China’s Assurance to India: Potential Benefits of RCEP for Indian Exports
BEIJING (Reuters) – China on Wednesday sought to assure India over the Regional Comprehensive Economic Partnership (RCEP), saying the trade deal could provide many opportunities for India’s exports. China joined 14 countries this week in agreeing terms for RCEP, which could become the world’s biggest free trade deal if officially signed next year as planned. But India pulled out at the last minute amid worries that the deal would unleash cheaper imports from countries like China that render its own industries uncompetitive and hurt its farmers, businesses, workers and consumers.
India’s Pullout from RCEP
India’s pullout from the Regional Comprehensive Economic Partnership (RCEP) at the last minute has raised concerns about the potential impact on the country’s economy. The trade deal, which was agreed upon by 14 countries, including China, could become the world’s biggest free trade deal if officially signed next year as planned. However, India’s decision to pull out was based on concerns that the deal would unleash cheaper imports from countries like China, which would render its own industries uncompetitive and hurt its farmers, businesses, workers and consumers.
China’s Assurance to India
- In response to India’s concerns, China’s Vice Commerce Minister, Wang Shouwen, sought to assure India that the RCEP could provide many opportunities for India’s exports. He acknowledged India’s concerns about the deal, but stated that it could benefit Indian exporters and help create more local jobs. He added that the deal includes a protection mechanism that can be used to put tariffs back on if India finds the deal damaging to its domestic industries.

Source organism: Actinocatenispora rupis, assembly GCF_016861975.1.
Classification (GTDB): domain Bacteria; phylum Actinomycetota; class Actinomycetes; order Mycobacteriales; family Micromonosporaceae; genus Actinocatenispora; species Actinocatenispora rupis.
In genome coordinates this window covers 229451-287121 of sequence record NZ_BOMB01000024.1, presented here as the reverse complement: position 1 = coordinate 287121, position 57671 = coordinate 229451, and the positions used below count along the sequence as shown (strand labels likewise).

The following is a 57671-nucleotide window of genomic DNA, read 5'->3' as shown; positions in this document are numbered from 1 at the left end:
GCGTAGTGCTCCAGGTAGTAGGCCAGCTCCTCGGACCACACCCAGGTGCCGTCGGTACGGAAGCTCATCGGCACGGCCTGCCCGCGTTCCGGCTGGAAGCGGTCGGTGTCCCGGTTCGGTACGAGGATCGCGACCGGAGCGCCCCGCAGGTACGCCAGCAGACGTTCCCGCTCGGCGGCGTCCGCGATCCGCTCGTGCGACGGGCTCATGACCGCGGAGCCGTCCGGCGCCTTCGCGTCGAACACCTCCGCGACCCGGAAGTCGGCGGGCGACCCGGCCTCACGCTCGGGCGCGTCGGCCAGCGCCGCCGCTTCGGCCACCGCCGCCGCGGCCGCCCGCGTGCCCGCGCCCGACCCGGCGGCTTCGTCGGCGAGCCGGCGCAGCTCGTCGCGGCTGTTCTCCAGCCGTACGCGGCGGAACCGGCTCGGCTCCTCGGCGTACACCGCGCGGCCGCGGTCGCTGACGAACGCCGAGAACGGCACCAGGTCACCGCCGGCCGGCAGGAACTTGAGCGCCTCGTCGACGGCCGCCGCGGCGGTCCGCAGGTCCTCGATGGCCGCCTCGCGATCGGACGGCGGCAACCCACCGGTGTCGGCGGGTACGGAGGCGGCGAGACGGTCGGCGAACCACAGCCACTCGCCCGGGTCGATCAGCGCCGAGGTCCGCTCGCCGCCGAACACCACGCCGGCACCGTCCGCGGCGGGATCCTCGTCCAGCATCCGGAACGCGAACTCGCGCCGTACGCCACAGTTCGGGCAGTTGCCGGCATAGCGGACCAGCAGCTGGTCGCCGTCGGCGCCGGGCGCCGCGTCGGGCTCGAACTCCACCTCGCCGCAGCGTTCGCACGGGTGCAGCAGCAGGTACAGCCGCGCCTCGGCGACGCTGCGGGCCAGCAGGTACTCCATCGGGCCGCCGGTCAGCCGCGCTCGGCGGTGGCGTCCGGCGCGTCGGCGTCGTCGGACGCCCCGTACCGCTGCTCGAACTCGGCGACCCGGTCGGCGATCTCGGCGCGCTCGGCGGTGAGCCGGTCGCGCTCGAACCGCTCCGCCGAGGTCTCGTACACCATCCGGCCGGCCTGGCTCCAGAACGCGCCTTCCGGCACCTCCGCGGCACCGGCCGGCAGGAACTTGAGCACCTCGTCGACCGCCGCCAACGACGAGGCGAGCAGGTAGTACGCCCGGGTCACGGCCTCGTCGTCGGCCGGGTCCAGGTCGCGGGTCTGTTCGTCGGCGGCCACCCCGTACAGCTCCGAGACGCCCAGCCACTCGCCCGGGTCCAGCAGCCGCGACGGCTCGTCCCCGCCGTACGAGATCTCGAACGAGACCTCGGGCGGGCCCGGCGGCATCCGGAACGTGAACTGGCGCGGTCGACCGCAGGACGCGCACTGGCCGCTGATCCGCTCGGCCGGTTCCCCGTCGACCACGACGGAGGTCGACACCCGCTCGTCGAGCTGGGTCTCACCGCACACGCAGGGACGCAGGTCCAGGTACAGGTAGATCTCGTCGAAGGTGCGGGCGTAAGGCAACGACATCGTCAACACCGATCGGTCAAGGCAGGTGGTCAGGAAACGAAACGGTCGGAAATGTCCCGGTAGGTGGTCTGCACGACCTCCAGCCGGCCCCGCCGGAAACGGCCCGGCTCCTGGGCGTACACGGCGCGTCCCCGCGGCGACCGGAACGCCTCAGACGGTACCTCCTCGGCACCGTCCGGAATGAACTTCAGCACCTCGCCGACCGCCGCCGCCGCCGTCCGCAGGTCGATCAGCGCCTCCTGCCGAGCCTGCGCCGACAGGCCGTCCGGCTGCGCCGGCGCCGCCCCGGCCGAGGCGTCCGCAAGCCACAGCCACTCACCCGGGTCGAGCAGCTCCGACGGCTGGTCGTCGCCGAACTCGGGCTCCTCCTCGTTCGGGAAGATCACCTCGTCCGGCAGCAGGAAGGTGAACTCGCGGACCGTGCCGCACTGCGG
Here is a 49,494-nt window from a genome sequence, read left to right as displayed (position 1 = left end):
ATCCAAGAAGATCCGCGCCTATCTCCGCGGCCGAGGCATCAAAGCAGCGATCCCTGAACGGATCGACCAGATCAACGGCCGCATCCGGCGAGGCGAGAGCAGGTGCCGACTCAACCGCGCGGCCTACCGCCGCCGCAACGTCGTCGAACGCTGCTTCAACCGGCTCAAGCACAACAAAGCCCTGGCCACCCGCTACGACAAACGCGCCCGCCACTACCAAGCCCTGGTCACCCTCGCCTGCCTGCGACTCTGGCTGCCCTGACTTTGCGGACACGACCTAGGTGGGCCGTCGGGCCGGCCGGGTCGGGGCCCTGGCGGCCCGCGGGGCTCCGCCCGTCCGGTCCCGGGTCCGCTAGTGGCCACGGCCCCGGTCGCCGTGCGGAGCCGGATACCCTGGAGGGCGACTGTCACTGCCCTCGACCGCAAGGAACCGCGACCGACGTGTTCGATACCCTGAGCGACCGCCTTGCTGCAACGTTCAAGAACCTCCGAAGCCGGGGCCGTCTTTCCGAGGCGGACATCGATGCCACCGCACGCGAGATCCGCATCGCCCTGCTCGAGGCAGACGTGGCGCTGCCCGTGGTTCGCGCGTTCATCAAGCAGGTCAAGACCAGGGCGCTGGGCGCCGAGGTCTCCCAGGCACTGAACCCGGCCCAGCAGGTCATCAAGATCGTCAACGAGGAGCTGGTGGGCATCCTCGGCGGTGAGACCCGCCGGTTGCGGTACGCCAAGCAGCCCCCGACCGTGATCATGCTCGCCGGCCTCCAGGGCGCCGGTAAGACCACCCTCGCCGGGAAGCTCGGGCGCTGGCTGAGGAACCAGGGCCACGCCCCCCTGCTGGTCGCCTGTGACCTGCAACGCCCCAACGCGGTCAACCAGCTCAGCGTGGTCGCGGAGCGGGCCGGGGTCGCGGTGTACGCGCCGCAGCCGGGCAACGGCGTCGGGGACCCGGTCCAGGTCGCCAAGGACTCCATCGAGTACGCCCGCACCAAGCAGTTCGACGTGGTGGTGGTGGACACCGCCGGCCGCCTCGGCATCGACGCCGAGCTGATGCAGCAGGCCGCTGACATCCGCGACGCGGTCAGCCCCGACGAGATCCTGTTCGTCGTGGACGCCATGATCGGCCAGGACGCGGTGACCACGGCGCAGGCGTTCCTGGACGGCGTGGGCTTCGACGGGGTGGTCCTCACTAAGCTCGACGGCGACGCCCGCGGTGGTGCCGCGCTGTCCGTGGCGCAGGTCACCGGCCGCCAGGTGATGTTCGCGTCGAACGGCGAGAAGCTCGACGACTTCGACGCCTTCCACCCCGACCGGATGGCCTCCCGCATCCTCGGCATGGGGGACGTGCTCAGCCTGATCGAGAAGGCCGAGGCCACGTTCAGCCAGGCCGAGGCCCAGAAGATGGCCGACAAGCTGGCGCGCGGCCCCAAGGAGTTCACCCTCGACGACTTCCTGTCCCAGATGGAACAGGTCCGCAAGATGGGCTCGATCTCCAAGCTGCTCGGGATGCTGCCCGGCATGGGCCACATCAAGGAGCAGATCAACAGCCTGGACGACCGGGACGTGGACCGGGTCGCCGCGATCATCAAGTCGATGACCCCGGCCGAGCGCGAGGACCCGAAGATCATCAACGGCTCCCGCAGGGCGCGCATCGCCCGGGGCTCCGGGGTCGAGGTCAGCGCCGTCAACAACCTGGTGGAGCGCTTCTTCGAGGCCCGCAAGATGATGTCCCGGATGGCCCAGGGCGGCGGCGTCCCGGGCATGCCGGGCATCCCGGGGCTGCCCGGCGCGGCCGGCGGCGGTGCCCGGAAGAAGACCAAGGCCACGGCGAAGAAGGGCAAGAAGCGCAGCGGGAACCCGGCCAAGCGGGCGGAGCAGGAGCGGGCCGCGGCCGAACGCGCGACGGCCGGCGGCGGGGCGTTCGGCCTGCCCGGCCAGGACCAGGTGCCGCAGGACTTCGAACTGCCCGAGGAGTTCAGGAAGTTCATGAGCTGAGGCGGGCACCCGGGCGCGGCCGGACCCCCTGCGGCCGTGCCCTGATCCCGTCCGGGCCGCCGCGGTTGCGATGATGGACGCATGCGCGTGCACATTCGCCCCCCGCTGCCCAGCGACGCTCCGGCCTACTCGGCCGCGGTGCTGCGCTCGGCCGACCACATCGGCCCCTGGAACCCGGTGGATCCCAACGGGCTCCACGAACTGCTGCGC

Benefits of RCEP
- Despite India’s pullout, China has applauded the trade pact, stating that it would provide a “very significant boost” to investor confidence in the global economy against the rise of unilateralism and protectionism that has depressed trade growth across the world. He said the deal would also greatly benefit Chinese firms, workers and consumers, as it would remove tariffs and non-tariff barriers, and bring down costs.
- India’s decision to pull out from the RCEP was based on several concerns. For one, the final document did not meet any of the three parameters that India had set for a comprehensive, fair and a balanced agreement. It remained weak on services, especially in areas where India had a competitive advantage. But the breaking point was the absence of specific safeguards on imports from China.
- One circuit breaker was the steep rise in imports; another, because RCEP permits differential coverage of market access between countries, India wanted, but did not get, full assurance that China would not be able to take advantage of the higher coverage permitted to Association of South East Asian Nations (Asean) countries. And a third was adequate protection on tariff increases it had instituted on some products since the negotiations commenced, partly to remove anomalies such as levies on inputs being higher than those on finished goods.
China’s assurance to India regarding the potential benefits of the RCEP for Indian exports is a positive step towards addressing India’s concerns about the deal. However, it is important for the country to consider all factors and potential impacts on its economy before making a final decision on the trade pact.
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